Solitude, Alienation, and Frustration in Turkish Literature after 1970
Broken Masculinities portrays the post-dictatorial novel of the 1970s in all its complexity, and introduces the reader to a 1968-era Turkey, a period which challenges Turkey's now reinforced Islamic image by portraying the quest for sexual liberation and critical student uprisings. Günay-Erkol argues that the literature written after the 1971 coup in Turkey constitutes a coherent sub-genre and needs to be considered together. These novels share a common ground which is rich in images of men and women craving for power: general isolation, sexual-emotional frustration, and a traumatic sense of solitude and alienation.
This book is an original and significant contribution to two major fields of study: (1) gender and sexuality with respect to formation of subjectivity through literature, and (2) modern literature and history through the study of Turkish literature. The chief concern in this book is not only literature's response to a particular period in Turkey, but also the role of literature in bearing witness to trauma and drastic political acts of violence—and coming to terms with them.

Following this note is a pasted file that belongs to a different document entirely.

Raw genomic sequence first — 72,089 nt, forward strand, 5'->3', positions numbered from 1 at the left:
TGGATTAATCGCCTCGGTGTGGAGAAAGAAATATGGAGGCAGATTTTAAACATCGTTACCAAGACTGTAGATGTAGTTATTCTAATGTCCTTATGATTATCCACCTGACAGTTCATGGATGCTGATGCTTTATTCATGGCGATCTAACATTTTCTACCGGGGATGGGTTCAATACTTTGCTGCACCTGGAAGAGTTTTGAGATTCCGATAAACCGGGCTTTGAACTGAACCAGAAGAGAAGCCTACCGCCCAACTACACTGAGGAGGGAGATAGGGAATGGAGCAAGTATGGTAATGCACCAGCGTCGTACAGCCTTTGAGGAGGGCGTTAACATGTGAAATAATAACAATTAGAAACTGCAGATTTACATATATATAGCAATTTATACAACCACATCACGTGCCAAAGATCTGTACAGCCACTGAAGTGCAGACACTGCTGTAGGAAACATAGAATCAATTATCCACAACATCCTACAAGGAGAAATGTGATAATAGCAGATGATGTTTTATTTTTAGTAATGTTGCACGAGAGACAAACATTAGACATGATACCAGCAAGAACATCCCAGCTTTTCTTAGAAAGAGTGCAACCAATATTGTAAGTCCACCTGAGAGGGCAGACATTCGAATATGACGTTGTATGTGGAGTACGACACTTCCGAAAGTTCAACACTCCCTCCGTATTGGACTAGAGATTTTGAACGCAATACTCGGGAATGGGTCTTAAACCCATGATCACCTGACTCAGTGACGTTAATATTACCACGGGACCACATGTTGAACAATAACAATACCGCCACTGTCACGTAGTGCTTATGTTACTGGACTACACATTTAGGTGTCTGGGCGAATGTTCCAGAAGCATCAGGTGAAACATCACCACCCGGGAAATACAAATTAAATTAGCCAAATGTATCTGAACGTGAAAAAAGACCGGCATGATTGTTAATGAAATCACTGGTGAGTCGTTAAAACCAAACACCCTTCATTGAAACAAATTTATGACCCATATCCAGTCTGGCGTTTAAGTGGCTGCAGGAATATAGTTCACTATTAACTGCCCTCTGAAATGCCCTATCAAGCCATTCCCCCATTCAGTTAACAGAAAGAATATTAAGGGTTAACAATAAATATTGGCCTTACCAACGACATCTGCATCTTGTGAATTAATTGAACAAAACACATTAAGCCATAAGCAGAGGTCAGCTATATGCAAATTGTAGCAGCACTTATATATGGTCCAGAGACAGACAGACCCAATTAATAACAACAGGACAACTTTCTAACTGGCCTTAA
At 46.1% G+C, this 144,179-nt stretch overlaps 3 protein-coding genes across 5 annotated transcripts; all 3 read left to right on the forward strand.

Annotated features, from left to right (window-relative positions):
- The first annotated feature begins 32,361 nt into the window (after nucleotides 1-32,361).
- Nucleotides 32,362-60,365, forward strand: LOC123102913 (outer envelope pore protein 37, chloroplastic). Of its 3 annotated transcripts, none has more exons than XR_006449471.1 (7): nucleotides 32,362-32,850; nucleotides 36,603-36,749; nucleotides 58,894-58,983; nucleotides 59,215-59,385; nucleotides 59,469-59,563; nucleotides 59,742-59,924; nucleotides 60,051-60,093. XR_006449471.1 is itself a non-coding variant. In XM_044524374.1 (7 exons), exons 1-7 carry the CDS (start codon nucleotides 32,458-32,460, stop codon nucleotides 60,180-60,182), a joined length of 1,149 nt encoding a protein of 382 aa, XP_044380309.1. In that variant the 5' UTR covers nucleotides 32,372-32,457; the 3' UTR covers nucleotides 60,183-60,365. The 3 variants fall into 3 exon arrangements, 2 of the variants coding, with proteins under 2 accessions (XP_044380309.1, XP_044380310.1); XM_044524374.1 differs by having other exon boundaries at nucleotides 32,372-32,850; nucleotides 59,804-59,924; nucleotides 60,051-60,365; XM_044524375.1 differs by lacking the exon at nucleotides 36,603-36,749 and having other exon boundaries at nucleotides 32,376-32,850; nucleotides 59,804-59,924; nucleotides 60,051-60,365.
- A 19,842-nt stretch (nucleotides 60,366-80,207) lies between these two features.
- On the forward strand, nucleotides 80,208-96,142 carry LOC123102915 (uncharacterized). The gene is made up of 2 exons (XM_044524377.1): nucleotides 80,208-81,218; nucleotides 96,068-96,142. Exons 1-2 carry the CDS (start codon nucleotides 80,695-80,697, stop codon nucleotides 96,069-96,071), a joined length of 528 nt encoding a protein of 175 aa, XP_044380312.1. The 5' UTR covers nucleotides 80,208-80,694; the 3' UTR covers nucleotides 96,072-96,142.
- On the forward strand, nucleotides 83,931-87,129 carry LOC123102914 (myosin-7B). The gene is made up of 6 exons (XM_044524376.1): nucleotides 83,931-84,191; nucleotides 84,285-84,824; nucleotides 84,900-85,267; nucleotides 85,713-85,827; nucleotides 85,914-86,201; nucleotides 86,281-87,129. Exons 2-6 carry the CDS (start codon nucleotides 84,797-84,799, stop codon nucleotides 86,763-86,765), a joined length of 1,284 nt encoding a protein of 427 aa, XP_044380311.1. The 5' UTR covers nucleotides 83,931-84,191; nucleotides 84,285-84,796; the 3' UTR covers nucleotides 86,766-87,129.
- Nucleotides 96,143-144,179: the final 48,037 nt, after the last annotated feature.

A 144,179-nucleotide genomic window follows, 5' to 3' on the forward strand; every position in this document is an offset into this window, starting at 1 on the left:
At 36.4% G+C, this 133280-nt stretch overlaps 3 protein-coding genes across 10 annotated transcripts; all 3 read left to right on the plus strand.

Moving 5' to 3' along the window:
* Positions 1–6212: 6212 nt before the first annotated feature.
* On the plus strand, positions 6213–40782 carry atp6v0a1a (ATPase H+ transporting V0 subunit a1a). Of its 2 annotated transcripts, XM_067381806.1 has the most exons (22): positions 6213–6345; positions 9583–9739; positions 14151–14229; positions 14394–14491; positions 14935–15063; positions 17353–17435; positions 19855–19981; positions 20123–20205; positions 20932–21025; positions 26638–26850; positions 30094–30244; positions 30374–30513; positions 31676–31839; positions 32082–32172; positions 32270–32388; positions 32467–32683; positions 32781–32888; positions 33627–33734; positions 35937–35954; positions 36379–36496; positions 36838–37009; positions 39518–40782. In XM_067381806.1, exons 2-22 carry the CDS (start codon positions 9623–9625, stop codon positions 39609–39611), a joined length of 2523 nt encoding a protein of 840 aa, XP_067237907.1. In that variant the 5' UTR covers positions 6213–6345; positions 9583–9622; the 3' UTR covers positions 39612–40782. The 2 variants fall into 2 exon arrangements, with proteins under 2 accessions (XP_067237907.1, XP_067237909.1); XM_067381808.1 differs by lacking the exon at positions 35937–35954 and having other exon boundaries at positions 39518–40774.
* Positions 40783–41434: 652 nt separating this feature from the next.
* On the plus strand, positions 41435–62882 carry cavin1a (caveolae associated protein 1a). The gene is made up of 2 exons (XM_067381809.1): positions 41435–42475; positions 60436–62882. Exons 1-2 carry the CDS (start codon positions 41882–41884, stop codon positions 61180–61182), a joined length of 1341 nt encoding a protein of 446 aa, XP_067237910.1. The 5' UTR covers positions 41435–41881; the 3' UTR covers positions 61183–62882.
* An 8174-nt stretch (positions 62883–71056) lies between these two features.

About the Author
Çimen Günay-Erkol is Associate Professor of Turkish Literature at Özyegin University, Istanbul.
"As a non-Turkish, non-literary studies scholar, I found Çimen Günay-Erkol's book, drawing on novels published during and after the military coup of March 1971, to be a fascinating and detailed analysis. It is a very welcome example of the current fertile growth of critical studies of men and masculinities in Turkey by a new generation of scholars, which provide a base for further studies of men and masculinities in both texts and social practice in the Turkish context."—Jeff Hearn
Other Titles in SOCIAL SCIENCE / Gender Studies
Other Titles in Gender studies, gender groups